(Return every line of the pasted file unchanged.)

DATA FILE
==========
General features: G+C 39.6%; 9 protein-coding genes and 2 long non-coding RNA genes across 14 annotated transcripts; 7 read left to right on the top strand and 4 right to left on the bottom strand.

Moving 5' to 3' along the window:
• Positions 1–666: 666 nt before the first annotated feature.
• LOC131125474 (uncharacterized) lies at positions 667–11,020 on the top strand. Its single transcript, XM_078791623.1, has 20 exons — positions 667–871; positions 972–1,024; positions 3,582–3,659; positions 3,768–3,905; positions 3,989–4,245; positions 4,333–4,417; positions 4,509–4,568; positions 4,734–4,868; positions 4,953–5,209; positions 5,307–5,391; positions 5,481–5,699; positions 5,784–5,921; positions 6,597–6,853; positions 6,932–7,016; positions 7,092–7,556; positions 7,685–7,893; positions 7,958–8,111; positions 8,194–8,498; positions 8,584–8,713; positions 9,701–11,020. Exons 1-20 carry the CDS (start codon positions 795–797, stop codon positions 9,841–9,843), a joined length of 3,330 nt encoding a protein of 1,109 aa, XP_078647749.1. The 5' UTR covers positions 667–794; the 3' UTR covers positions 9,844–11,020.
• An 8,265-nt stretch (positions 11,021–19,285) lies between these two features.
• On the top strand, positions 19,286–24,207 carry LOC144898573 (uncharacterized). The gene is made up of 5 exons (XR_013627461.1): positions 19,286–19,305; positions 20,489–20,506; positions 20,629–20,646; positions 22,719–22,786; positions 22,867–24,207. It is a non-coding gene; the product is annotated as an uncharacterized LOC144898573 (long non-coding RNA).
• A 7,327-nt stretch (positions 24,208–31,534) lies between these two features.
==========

General features: G+C 39.6%; 9 protein-coding genes and 2 long non-coding RNA genes across 14 annotated transcripts; 7 read left to right on the top strand and 4 right to left on the bottom strand.

Moving 5' to 3' along the window:
• Positions 1–666: 666 nt before the first annotated feature.
• LOC131125474 (uncharacterized) lies at positions 667–11,020 on the top strand. Its single transcript, XM_078791623.1, has 20 exons — positions 667–871; positions 972–1,024; positions 3,582–3,659; positions 3,768–3,905; positions 3,989–4,245; positions 4,333–4,417; positions 4,509–4,568; positions 4,734–4,868; positions 4,953–5,209; positions 5,307–5,391; positions 5,481–5,699; positions 5,784–5,921; positions 6,597–6,853; positions 6,932–7,016; positions 7,092–7,556; positions 7,685–7,893; positions 7,958–8,111; positions 8,194–8,498; positions 8,584–8,713; positions 9,701–11,020. Exons 1-20 carry the CDS (start codon positions 795–797, stop codon positions 9,841–9,843), a joined length of 3,330 nt encoding a protein of 1,109 aa, XP_078647749.1. The 5' UTR covers positions 667–794; the 3' UTR covers positions 9,844–11,020.
• An 8,265-nt stretch (positions 11,021–19,285) lies between these two features.
• On the top strand, positions 19,286–24,207 carry LOC144898573 (uncharacterized). The gene is made up of 5 exons (XR_013627461.1): positions 19,286–19,305; positions 20,489–20,506; positions 20,629–20,646; positions 22,719–22,786; positions 22,867–24,207. It is a non-coding gene; the product is annotated as an uncharacterized LOC144898573 (long non-coding RNA).
• A 7,327-nt stretch (positions 24,208–31,534) lies between these two features.